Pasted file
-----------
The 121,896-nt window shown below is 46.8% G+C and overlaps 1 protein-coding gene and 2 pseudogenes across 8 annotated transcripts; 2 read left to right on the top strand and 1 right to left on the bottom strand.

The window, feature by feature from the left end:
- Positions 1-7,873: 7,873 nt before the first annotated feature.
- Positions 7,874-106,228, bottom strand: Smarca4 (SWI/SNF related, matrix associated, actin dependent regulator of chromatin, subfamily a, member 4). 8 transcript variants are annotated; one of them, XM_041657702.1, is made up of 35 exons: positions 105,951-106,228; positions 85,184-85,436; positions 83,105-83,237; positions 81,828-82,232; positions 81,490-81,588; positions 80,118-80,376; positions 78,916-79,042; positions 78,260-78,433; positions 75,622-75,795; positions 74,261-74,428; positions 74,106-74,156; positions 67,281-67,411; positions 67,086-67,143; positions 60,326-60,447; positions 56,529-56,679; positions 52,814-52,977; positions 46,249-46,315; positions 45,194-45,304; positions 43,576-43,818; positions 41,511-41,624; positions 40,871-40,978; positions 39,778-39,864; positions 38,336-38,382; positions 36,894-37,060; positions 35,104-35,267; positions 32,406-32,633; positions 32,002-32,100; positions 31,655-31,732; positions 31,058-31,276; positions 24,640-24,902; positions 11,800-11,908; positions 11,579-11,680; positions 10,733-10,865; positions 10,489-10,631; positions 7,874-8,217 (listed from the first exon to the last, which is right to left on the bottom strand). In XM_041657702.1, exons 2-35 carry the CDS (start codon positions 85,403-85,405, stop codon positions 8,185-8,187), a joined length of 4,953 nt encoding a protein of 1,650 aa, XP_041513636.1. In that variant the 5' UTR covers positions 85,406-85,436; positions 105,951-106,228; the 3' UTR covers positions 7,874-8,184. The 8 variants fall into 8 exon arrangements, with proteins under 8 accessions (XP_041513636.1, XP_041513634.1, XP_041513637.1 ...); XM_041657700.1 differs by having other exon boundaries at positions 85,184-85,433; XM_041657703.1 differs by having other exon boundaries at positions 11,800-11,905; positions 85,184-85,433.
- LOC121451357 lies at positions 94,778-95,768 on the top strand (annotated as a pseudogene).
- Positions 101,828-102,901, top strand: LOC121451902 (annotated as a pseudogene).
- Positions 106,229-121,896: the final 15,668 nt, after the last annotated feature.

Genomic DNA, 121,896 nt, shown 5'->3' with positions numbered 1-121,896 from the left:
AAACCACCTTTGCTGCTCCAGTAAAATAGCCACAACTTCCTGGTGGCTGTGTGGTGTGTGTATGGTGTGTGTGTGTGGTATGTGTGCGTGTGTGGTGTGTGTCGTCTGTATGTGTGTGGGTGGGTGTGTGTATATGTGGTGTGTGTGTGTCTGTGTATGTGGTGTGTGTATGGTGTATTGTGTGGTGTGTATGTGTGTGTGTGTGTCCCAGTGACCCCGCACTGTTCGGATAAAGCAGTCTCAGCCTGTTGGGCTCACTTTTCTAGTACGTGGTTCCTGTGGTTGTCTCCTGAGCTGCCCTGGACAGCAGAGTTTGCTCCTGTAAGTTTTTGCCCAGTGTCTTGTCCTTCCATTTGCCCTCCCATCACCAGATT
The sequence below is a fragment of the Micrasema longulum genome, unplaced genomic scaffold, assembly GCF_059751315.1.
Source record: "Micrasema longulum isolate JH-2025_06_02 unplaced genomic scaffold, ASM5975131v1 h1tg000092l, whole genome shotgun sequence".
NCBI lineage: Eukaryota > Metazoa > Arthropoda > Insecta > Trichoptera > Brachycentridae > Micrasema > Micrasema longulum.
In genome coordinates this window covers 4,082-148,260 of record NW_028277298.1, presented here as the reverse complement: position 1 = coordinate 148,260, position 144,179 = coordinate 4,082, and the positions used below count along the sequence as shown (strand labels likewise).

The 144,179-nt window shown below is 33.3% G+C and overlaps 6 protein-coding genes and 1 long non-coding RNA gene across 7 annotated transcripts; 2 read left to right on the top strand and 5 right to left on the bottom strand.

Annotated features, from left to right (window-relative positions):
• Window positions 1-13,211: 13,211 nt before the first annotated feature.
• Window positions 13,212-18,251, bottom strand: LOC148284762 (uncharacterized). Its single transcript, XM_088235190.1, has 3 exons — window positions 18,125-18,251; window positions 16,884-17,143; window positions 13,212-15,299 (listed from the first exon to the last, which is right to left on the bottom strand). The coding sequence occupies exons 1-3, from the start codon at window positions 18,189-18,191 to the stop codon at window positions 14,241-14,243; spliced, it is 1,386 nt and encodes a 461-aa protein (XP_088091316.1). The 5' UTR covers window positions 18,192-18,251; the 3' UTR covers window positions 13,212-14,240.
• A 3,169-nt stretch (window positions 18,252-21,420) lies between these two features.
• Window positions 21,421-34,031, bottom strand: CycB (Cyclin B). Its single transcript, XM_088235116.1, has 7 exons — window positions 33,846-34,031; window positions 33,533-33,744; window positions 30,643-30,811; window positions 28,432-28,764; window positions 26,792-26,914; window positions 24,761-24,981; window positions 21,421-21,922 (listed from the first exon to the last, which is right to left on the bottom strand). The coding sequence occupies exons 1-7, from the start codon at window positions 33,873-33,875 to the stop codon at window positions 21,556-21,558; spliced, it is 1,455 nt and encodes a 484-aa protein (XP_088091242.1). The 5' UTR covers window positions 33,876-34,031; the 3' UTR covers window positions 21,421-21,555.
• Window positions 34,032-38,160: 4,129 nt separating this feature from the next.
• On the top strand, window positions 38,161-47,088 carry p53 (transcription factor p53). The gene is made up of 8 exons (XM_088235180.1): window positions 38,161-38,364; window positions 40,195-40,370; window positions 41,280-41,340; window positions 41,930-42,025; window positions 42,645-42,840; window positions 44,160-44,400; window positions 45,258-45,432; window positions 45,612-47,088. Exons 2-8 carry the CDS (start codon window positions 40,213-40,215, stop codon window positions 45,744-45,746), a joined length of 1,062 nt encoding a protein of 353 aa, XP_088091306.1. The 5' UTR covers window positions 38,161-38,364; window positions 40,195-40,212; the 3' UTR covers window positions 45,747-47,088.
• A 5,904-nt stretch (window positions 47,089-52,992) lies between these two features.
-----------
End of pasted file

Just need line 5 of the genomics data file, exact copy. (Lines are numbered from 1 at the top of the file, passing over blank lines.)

- LOC121451357 lies at positions 94,778-95,768 on the top strand (annotated as a pseudogene).